The Bulls, Pacers, and Magic are among the teams expected to push the Thunder for free agent forward Jerami Grant, a source tells Jordan Schultz of Yahoo Sports (Twitter link). Grant emerged as a key bench piece for Oklahoma City in 2017/18, averaging 8.4 PPG and 3.9 RPG with a .535 FG%. However, the Thunder may be hard-pressed to retain him if Paul George returns, since the club would be well over the tax line, making a competitive offer for Grant worth exponentially more expensive due to potential tax penalties.
Here are a few more notes and rumors on free agency, with the new NBA league year just two days away:
- The Wizards are hoping to re-sign Mike Scott in free agency, but the veteran forward is expected to draw significant interest on the open market, according to Chase Hughes of NBC Sports Washington. Hughes suggests that as many as 10 teams are preparing to reach out to Scott’s representatives.
- In an interesting piece for ESPN.com, Royce Young takes an in-depth look at the Thunder‘s year-long recruitment of Paul George, explaining how the club has put itself in position to be a serious suitor for the star forward this offseason.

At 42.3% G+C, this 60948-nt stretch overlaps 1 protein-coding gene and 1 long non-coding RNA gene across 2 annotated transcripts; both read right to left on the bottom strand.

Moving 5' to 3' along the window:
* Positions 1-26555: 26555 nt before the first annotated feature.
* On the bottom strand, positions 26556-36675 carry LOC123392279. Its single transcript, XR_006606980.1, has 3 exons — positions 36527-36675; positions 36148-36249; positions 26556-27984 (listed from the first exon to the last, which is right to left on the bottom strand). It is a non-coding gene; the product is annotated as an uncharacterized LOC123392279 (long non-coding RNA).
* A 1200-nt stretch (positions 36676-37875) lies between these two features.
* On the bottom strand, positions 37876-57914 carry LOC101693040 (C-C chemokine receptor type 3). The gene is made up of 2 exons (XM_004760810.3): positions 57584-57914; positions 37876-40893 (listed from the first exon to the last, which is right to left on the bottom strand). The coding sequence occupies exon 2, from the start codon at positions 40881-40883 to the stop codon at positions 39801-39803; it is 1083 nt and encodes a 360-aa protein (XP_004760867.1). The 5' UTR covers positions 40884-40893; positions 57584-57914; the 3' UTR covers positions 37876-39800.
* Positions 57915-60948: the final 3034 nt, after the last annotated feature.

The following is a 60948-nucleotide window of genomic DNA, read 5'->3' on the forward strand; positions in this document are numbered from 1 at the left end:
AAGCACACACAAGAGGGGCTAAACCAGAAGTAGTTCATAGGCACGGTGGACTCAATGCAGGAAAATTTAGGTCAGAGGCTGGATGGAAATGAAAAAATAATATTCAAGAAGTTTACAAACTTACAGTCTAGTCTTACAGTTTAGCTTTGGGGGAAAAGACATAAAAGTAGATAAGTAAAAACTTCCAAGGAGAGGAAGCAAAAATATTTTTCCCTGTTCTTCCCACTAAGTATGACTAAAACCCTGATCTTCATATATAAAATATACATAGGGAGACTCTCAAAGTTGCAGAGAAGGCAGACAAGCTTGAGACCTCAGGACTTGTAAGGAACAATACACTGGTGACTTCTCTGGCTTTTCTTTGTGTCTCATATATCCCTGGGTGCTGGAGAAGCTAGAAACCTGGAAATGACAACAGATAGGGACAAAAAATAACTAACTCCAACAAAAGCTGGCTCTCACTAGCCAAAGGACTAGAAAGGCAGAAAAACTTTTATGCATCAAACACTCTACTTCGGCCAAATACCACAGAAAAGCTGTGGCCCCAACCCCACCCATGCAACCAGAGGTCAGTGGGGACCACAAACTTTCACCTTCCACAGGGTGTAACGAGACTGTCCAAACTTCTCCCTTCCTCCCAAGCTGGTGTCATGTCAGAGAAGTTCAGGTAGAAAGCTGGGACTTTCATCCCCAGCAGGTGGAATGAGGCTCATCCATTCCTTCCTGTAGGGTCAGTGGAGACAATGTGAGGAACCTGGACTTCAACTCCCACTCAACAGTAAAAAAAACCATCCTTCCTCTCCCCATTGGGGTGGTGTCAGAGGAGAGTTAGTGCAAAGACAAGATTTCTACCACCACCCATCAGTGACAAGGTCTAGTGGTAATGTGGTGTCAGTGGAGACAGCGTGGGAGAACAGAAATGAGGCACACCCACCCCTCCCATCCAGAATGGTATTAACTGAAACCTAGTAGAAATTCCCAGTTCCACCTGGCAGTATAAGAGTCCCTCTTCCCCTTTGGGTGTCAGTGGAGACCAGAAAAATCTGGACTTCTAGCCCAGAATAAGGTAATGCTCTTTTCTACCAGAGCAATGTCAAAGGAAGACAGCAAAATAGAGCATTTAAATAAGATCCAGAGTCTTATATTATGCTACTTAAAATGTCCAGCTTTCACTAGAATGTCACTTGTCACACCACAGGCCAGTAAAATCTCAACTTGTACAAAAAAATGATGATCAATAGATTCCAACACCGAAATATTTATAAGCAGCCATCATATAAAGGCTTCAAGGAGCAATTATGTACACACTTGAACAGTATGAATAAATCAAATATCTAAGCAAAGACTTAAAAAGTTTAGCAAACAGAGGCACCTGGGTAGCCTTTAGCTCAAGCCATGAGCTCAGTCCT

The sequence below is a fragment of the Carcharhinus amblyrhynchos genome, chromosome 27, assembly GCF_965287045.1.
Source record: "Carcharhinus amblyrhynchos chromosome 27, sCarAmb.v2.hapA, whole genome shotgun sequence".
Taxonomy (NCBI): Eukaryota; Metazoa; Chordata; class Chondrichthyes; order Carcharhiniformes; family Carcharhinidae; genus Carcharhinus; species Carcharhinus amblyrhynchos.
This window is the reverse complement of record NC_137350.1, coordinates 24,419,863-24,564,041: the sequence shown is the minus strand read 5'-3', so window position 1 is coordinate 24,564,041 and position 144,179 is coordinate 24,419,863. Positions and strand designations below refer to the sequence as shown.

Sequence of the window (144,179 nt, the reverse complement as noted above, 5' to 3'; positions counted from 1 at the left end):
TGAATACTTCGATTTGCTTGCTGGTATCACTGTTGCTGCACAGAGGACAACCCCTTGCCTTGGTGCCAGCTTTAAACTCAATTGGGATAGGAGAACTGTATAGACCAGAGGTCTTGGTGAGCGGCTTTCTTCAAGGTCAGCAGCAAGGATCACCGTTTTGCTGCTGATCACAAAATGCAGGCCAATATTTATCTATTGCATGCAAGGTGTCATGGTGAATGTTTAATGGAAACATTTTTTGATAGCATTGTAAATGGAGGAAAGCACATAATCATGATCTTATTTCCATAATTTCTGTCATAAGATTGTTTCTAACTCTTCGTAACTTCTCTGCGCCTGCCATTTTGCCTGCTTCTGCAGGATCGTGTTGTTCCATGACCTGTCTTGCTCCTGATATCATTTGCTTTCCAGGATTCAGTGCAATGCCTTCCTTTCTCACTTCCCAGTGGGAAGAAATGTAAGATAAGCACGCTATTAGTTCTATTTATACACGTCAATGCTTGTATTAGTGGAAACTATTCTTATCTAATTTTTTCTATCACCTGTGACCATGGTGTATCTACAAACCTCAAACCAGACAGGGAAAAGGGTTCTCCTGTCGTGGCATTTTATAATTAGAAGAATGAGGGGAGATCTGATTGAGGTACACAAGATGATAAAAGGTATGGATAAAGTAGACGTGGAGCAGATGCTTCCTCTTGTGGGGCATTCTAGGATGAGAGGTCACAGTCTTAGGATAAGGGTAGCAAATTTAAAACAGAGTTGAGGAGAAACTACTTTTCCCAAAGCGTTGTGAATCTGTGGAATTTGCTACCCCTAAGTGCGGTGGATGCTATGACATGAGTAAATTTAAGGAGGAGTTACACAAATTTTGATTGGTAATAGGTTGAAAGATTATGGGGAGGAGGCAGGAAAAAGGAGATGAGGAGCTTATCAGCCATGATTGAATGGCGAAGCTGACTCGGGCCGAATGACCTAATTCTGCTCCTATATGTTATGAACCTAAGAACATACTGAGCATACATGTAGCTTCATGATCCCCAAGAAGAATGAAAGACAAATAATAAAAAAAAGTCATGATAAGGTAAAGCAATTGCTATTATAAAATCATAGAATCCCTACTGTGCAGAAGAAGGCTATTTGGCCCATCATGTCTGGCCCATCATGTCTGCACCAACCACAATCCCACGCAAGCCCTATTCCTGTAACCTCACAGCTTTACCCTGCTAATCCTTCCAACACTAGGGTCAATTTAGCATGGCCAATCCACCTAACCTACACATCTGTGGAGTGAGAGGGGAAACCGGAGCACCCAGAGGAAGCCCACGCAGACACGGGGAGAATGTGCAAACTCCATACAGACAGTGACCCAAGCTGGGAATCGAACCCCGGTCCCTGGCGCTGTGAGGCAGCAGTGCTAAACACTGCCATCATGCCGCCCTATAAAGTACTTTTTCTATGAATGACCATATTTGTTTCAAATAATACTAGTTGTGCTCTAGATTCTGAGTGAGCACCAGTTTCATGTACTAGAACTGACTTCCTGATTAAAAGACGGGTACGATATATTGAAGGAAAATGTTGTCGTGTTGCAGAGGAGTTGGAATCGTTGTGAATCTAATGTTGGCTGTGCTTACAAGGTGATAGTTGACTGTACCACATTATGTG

- Wizards forward Chris McCullough, who will become an unrestricted free agent on Sunday, has committed to playing for the Sixers‘ Summer League team, as Keith Pompey of The Philadelphia Inquirer details.
- Coming off a big EuroLeague season, James Nunnally is re-testing the NBA market, according to international basketball reporter David Pick, who tweets that Nunnally worked out for the Trail Blazers and will also get a look from the Timberwolves.
- One player agent who spoke to Alex Kennedy of HoopsHype said he’s worried that many agents will be fired this summer as a result of a tight market. “It’s going to be the worst free-agent market in terms of money that I’ve seen since I started working as an agent,” the agent said. “It’s going to be a very, very difficult summer for anyone who isn’t getting a max contract.” ESPN’s Kevin Pelton took a closer look at the team-friendly market and identified a few free agents who might get squeezed.